Court ruling keeps police wrongdoing list secret for now

A state Supreme Court ruling Friday means that a list of about 275 officers in New Hampshire who have committed wrongdoing will remain secret for now.

The court upheld a lower court ruling that the list is not confidential, but remanded it back so that a judge could consider whether releasing the list would “constitute an invasion of privacy.”

Known as the Exculpatory Evidence Schedule, the list is maintained by the department and contains names of officers across New Hampshire who have committed wrongdoing that could raise questions about their credibility as witnesses in criminal cases. Several media outlets have gone to court, arguing that it should be made public.

Last year, Superior Court Judge Charles Temple sided with media outlets and the American Civil Liberties Union of New Hampshire that argued that releasing the list is in the public interest. But the list wasn't release pending the appeal to the Supreme Court.

Temple rejected the state Department of Justice’s argument that the list should remain confidential. The department previously produced a list that redacted any personal information. On appeal, the Department of Justice argued releasing the list was an invasion of privacy, prompting the Supreme Court to send the issue back to a lower court to consider that issue.

Gilles Bissonnette, the ACLU’s legal director, said his group would keep fighting for the list to be made public, although he was pleased the court ruled the list was not confidential.

“We and the communities we represent are disappointed that the Court did not order the immediate release of the List, and instead sent the case back to the lower court for further proceedings to address the public interest in disclosing the List,” he said in a statement. “Police officers who are named on the List are there because they have engaged in sustained misconduct concerning credibility or truthfulness. The public has a clear right to know this information.”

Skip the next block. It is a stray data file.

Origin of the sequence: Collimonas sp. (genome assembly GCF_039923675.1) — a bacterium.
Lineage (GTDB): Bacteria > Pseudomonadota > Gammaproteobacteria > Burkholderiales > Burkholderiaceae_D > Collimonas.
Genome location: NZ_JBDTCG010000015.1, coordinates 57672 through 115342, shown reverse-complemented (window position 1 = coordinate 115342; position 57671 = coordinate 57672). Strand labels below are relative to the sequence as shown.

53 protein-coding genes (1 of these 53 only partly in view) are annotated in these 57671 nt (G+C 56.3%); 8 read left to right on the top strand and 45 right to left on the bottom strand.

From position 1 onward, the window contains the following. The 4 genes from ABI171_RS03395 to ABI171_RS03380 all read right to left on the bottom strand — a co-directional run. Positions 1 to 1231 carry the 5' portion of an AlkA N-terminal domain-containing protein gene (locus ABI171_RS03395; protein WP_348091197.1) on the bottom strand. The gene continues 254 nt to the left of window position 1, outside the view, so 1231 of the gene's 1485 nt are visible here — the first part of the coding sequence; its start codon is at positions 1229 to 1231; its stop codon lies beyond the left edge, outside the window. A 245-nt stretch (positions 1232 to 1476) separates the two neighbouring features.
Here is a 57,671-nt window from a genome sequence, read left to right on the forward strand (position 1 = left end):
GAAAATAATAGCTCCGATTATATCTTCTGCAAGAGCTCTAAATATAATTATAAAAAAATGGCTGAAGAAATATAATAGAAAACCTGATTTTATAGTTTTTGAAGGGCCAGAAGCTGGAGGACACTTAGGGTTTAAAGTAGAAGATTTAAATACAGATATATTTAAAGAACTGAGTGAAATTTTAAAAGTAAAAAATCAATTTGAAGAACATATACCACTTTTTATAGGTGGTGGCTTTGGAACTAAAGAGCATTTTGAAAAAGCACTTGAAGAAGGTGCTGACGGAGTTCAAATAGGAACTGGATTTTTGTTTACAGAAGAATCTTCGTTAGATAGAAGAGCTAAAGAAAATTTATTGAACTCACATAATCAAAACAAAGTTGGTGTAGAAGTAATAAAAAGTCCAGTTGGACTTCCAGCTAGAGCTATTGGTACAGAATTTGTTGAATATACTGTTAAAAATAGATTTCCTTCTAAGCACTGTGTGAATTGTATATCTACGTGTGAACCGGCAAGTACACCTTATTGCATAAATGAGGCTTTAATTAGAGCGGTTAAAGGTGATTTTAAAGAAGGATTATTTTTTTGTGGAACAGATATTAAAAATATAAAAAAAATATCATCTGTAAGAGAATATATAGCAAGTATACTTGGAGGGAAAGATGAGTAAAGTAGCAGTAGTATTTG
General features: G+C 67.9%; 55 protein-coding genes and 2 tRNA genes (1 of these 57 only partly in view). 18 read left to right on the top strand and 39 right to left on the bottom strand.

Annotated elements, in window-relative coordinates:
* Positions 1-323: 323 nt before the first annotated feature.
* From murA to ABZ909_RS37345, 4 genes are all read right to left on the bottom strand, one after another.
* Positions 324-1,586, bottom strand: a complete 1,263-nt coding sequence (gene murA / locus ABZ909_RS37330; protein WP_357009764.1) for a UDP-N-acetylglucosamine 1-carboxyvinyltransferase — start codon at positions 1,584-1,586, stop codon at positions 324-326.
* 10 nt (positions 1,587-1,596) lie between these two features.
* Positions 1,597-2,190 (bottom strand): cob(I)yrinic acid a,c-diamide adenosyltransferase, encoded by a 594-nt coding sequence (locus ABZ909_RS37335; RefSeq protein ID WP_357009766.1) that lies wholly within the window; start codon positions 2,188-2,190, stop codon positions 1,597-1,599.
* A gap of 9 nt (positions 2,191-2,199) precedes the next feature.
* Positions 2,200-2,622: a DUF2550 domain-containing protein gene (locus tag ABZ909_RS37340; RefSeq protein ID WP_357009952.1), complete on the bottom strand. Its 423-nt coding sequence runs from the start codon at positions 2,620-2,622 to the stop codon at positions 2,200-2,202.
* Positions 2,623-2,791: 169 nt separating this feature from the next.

The Department of Justice said it was reviewing the ruling to determine its next steps.

Republican Gov. Chris Sununu said he supported making the list "public after steps are taken to ensure that those on the list receive due process. We will work to achieve this goal through the legislature.”

Across the country, activists have been pushing prosecutors to create lists of problem police officers, limit the use of the officers on them and review cases these officers worked to determine whether cases should be dropped or if defendants should be exonerated. Others have called for existing lists to be made public, which Boston's top prosecutor did last month.

Wrongdoings that can land an officer on a so-called Brady list or database include lying on a police report, excessive force, bigoted comments or crimes such as drunken driving or domestic violence. Some lists also include officers under investigation, though they could be removed if the allegation is dismissed. Others have expanded the list to include lab technicians and others who might testify on the government’s behalf.

Critics have chided prosecutors for failing to keep track of problem officers and going out of their way to keep information from the defense — either by failing to disclose the details about the officer, choosing not to put the officer on the stand or dropping a case altogether. Criminal justice advocates said the Brady rule violations have long been a problem and continue to pose a risk to innocent defendants.

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